Ceramic artist Seth Charles understands his craft from start to finish. The marks he makes when throwing or attaching handles are done in a calculated way that anticipates the future. Using the raw wood fired surface is difficult to master because the smooth texture of the clay in the begining of the ceramic process is so radically different from the crunchy, unpredictable finished product – two states sometimes months apart. He elegantly pairs the two juxtaposing surfaces by embracing imperfection, a philosophy known as wabi-sabi.
Charles explains his influences,”My primary inspirations are the Japanese concepts of wabi and sabi that view imperfection and irregularity as forms of beauty. Shiho Kanzaki, in the History of Shigiraki Pottery, defines wabi and sabi as “the fulfillment of sensibility beyond the incompleteness of material things.”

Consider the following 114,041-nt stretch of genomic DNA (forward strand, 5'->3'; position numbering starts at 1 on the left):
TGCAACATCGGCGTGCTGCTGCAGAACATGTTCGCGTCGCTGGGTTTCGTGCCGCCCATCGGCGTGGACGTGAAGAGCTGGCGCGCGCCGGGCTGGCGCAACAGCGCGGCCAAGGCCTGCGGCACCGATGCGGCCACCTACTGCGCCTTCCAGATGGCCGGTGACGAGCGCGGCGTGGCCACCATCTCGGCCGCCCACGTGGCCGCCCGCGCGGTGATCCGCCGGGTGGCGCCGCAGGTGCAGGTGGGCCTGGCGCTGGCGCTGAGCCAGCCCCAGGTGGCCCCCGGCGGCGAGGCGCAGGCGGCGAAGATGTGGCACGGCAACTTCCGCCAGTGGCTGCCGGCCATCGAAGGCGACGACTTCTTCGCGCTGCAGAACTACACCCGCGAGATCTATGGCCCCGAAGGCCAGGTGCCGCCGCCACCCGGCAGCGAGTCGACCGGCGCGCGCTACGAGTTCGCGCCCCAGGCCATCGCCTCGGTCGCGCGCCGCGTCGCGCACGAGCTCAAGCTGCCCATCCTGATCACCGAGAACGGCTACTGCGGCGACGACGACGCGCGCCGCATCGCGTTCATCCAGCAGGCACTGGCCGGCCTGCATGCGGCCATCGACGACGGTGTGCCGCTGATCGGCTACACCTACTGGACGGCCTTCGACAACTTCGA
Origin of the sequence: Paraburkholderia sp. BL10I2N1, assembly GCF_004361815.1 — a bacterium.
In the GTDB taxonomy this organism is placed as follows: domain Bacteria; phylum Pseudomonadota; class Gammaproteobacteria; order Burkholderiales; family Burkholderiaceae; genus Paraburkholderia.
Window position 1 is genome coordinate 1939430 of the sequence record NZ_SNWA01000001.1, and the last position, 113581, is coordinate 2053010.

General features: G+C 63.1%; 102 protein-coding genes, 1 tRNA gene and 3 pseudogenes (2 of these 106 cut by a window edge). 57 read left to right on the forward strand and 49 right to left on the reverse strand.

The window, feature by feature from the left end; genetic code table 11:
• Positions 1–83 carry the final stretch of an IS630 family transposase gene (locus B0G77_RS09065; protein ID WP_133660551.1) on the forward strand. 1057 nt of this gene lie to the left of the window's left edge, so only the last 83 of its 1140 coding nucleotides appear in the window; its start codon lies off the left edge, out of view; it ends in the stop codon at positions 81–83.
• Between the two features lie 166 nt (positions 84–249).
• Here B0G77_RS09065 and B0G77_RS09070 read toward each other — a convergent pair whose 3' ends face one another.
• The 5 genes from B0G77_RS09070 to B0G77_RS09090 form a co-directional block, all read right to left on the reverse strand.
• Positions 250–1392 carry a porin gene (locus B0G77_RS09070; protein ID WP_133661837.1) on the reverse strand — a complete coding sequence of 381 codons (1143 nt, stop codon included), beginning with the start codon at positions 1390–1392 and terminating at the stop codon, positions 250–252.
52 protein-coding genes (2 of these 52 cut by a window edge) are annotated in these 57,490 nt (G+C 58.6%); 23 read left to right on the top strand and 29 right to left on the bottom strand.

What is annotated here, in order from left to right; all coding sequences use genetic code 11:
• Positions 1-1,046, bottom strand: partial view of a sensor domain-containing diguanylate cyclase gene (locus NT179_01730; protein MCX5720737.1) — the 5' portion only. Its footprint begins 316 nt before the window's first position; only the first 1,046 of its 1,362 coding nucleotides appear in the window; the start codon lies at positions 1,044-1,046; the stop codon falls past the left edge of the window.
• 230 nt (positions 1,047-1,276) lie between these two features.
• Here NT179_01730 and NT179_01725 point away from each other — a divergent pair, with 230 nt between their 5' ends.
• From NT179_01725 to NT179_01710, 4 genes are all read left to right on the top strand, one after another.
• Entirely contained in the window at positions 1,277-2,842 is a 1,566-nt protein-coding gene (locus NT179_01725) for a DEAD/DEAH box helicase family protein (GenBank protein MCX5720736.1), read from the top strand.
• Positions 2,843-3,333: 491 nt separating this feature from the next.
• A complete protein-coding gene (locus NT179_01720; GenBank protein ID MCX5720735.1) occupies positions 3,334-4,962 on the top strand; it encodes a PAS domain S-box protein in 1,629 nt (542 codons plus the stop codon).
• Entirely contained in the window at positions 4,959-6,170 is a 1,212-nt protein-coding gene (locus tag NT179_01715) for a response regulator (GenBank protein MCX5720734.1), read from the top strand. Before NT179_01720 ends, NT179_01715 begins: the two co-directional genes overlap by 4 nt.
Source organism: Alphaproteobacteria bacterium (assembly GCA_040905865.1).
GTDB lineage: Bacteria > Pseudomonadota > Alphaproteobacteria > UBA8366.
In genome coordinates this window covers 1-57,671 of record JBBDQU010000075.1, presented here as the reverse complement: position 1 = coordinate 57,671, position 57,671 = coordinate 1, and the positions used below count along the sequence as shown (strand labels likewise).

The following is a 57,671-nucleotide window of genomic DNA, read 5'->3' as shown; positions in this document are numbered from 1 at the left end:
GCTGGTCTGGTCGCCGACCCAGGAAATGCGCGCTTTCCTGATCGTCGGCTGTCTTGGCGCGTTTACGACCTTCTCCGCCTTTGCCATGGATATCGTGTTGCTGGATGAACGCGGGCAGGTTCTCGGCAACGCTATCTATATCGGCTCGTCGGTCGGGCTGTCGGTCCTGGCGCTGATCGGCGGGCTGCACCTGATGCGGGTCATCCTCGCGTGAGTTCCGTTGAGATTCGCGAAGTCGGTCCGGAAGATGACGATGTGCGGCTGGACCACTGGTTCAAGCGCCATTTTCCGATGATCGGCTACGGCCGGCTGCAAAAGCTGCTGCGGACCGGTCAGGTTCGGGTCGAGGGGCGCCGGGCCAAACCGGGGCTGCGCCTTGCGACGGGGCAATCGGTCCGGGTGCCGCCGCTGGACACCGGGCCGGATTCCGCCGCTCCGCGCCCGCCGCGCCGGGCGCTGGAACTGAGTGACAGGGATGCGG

Even Charles’ making process is infused with improvision, choosing forms based on where the clay seems to be leading him. This is a root of his practice, a true collaboration in which the best work is not the roundest, or cleanest, or shiniest, but radiates a sense of material, process, and creator.
“My pottery begins as wheel thrown and hand-built forms that are altered in various ways allowing the natural development of gesture and asymmetry. While I may have a preconceived notion of the form, I give myself the freedom to stop and reflect along the way, often times stopping before creating what I conceived, discovering the form during the making process.”
What do you think of Seth Charles’ wabi-sabi outlook? Tell us in the comments!